FDA Commissioner Scott Gottlieb, M.D., today issued a press release to announce that the agency is planning “new efforts to strengthen regulation of dietary supplements by modernizing and reforming FDA’s oversight,” with a goal of implementing “one of the most significant modernizations of dietary supplement regulation and oversight in more than 25 years.”
The Commissioner’s statement acknowledged the wide use of supplements by Americans and also that “most players in this industry act responsibly” under the regulatory framework that exists under current law. He emphasized though that “bad actors” have been able to “exploit the halo” created by good companies, and so are able to distribute and sell dangerous products that put consumers at risk.
“As we celebrate in 2019 the 25th anniversary of the passage of DSHEA, AHPA shares Commissioner Gottlieb’s vision, as articulated in today’s press release, of finding the right balance between preserving consumers’ access to lawful supplements, while also protecting the public from unsafe and unlawful products and holding accountable companies that are not in compliance with the law,” noted AHPA President Michael McGuffin. “AHPA has previously communicated specific suggestions for regulatory improvements to FDA and we look forward to a robust and transparent discussion on how best to serve Americans who include supplement products in their families’ health care choices.”
One area emphasized in Commissioner Gottlieb’s statement is FDA’s intention to take steps to foster the submission of new dietary ingredient (NDI) notifications, including plans to update the agency’s compliance policy regarding NDIs and continuing to develop guidance for industry for preparing NDI notifications. FDA is also planning a public meeting this spring (date TBD) on the topic of “responsible innovation in the dietary supplement industry” as a forum to receive feedback on how to modernize its approach toward NDIs.
“AHPA has invested significant resources to assist industry in submitting NDI notifications that meet the statutory requirements to bring a new ingredient to market,” added McGuffin. “We have also submitted thoughtful comments to FDA’s prior draft NDI guidance documents and will continue to provide input so that any eventual guidance is both useful to the trade and does not stray from FDA’s statutory authority.”
Today’s press release also highlighted FDA’s interest in engaging stakeholders to evaluate whether changes to the law are now needed. Specifically mentioned in this regard were two topics described as already suggested by some stakeholders: establishment of “avenues for dietary supplement exclusivity” and addition of “a product listing requirement.” Dr. Gottlieb’s statement described the latter as possibly able to “provide significant benefits by improving transparency in the marketplace and promoting risk-based regulation [and] help[ing] facilitate efficient enforcement of the law and establish new mechanisms to identify bad actors who put the public at risk and undermine consumer confidence in the entire industry.” He went on to ask if it’s possible “to design a product listing regime that helps us protect consumers and level the playing field for responsible industry participants by making it easier for us to take swift action against illegitimate and dangerous products, such as products that are tainted with drug ingredients,” while also avoiding any disruption to “the balance struck by DSHEA, and without imposing any significant new burdens on responsible firms.”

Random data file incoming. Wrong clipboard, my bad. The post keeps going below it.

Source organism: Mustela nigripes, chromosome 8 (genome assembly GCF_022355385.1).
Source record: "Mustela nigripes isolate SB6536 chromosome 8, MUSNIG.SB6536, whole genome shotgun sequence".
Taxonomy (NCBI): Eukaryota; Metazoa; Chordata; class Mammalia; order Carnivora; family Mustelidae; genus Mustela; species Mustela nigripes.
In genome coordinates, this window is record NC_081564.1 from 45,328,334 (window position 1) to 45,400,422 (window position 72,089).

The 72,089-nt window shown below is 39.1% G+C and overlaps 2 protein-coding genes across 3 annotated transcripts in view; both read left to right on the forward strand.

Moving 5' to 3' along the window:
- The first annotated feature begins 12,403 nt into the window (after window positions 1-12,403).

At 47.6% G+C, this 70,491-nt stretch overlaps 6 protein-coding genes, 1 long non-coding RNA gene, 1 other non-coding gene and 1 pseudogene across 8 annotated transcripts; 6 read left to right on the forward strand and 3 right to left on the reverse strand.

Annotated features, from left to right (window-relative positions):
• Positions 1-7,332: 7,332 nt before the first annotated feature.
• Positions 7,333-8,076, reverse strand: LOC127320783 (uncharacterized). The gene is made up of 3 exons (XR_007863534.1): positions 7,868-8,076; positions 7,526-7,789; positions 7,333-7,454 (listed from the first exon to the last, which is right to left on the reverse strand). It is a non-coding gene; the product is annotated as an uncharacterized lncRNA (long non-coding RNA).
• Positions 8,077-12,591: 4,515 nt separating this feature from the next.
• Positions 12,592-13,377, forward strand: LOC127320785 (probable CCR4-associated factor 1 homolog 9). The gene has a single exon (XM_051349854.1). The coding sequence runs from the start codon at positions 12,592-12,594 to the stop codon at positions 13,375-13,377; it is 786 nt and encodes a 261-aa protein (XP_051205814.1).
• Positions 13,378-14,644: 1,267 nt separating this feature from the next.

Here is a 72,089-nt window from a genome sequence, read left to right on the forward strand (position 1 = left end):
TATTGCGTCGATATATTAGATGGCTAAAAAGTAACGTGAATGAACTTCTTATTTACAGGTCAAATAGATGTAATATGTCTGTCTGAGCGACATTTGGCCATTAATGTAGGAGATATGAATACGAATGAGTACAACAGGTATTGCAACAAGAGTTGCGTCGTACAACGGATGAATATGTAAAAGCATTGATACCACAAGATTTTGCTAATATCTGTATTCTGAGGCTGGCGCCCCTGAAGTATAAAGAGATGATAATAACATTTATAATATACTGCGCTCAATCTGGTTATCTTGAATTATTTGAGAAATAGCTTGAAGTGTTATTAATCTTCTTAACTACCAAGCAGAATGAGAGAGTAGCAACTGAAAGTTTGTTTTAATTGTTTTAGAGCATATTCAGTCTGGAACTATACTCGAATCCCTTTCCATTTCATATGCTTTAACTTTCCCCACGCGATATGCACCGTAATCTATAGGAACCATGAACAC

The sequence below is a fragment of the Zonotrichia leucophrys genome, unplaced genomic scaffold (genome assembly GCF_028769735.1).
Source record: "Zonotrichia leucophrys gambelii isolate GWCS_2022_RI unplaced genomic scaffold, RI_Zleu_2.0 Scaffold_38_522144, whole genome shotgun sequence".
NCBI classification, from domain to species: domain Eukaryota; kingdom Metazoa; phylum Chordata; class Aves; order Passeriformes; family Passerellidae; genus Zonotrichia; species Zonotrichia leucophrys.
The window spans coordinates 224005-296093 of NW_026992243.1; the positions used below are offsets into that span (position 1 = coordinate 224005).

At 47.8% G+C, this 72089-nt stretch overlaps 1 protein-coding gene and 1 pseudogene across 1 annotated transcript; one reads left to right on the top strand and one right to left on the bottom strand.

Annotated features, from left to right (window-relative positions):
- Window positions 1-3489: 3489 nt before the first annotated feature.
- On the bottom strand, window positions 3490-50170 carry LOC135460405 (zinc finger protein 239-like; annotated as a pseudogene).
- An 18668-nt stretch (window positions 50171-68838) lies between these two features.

“AHPA’s Board of Trustees adopted a policy last November that recognizes that the current federal legal and regulatory framework for dietary supplements supports the supplement industry and supplement consumers and provides FDA all of the authority needed to properly regulate lawful supplements, such that the laws and regulations do not need to be revised to include a mandatory premarket registration or notification requirement for dietary supplement products,” commented McGuffin. “Any reconsideration of this position on a dietary supplement product listing regime would depend on whether the legislative package also includes provisions that appropriately reduce burdens on the industry or create new opportunities for it and the consumers it serves, for example in the context of nutrient content claims. ”
Today’s press release also identified several other specific topics relevant to this new FDA initiative, including:
- Development of a new “rapid-response tool” to alert the public so consumers can avoid buying or using products with problematic ingredients, and to notify responsible industry participants to avoid making or selling them.
- Creation of a Botanical Safety Consortium, described as a public-private partnership that will gather leading scientific minds from industry, academia and government to promote scientific advances in evaluating the safety of botanical ingredients and mixtures in dietary supplements. AHPA has been aware of this program in development and has communicated interest in adding the expertise of AHPA’s staff and membership to this important work.
- Developing new enforcement strategies to protect consumers, with attention on products claiming to be supplements but that contain unlawful ingredients, including drug ingredients; illegal drug claims; persistent noncompliance with the current good manufacturing practice requirements for dietary supplements; and unsafe imports and recalled products.